Motivation without sugar
The students need to be a part of creating the
rules, rewards and consequences. If it is
meaningful to them they are more likely to
participate and they know what to expect.
Children like consistency and they like to know
what is going to happen when they are good and
what is going to happen if they act out.
As a class discuss your class rules. Prompt the children
by asking them what a safe and respectful class looks like. Ask them if Jesus
was to visit what would he want to see from our class? After you have brain
stormed several ideas come up with a list of no more than 3 rules for your
Ask the children what rewards the class should receive if
these rules are followed. Ask the children what should happen if these rules are
not followed. The following are ideas you could suggest to help the children
decide on rewards.
Write the word that is your theme for the lesson.
Erase a letter for bad behavior. If the word is complete at the end of class
give 5 minutes for talking or a game.
Give star bucks for good behavior (tell the
class why you are giving these out) at the end of class or after several Sundays
gather them, and draw out for a prize or privileges.
Privileges could be:
- The line leader on a walk.
- The one who runs a game.
- The one who gets to read a part of the lesson.
- The one who gets a positive call or post card sent
- Free time with you outside of class.
- Make a sticker chart and as a class decide on a goal
you want everyone to reach and the reward.
- Have a picture of an important part of the lesson.
For good behavior, compliment the specific behavior and take off a piece of
the puzzle until the picture is revealed.
- Have a can with the class's name, add flowers for
good behavior, and take away when misbehavior is occuring.
- Make several circles for each child. Every time the
student participates in the lesson or shows good behavior give them a wedge.
Encourage them to fill their "pie" or "pizza" by the end of class. This is a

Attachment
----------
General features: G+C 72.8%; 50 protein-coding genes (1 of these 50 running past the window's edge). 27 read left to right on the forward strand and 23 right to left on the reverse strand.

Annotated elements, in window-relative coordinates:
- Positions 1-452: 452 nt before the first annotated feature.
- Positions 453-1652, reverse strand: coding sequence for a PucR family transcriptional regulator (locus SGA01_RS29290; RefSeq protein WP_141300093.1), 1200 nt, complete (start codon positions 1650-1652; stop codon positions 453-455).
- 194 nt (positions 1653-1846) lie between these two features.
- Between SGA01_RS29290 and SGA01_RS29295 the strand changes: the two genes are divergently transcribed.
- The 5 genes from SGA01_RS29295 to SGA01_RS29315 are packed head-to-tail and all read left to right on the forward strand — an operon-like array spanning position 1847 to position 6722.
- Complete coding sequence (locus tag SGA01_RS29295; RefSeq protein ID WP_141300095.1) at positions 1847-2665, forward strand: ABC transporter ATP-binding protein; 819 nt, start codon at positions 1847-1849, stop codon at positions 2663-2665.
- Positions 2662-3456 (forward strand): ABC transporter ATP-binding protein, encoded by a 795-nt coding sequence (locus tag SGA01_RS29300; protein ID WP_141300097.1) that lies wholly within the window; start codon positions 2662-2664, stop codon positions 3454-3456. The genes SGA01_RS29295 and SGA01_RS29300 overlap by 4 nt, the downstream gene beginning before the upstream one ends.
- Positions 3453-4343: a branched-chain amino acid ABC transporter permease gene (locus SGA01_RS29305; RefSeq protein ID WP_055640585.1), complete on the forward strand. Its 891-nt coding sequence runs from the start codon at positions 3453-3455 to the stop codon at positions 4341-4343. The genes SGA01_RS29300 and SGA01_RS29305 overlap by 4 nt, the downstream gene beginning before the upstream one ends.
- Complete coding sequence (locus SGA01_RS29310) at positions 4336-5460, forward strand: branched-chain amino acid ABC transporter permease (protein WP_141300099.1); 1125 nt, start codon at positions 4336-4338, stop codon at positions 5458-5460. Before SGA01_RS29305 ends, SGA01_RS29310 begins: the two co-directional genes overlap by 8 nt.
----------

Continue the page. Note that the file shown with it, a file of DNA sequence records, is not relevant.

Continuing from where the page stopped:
good way to get classes talking and involved in the lesson more.
- If you feel like you are losing the attention of the
class bring the children back with a prompt (For example: you say "their
promises" they say "are sure")
- Give them a plastic bug and say you are bugging
others, please be quieter.
- Tell them a specific behavior you want them to do,
and every time they do it give them a stickers
- Give out high five
- Decide on a big goal and have a class party
- Give a picture of Jesus with a message "Thanks for
being Christ like in my class!"
- If the class earns a goal tell them you will wear a
goofy hat in sharing time. Basically anything that embarrasses yourself
- Give a Badge that says "I was caught being good!"
- Decide on a student who has been particularly good
and feature them as student of the week. Have the students write on a
special card all of the things they like about this person. It could even be
announced in sharing time.
- Create a game about things from the lessons this
year, prophets, and include several questions on individual students in the
class. You could play this game as a reward and give a personal copy as a
- Have a treasure box that is opened at the end of the
class if there is good behavior. Inside have special objects relating to the
lesson. Have kids guess how these objects relate.
A final thought on rewards!
Rewards change incentives away from the act to the reward itself. When we start
giving rewards for expected standards of behavior, we too often hear, "What will
I get if I'm good?" The giving of rewards for appropriate classroom behavior
implies that such behavior is not inherently worthwhile.
Our goal is to assist students to be self-disciplined and
independent problem-solvers. Yet, rewards set up students to be dependent upon
external stimuli.1 My advice is that if you decide to reward your students with
objects that you make it more often an exception than the rule. Often we don't
put enough emphasis on positive reinforcement.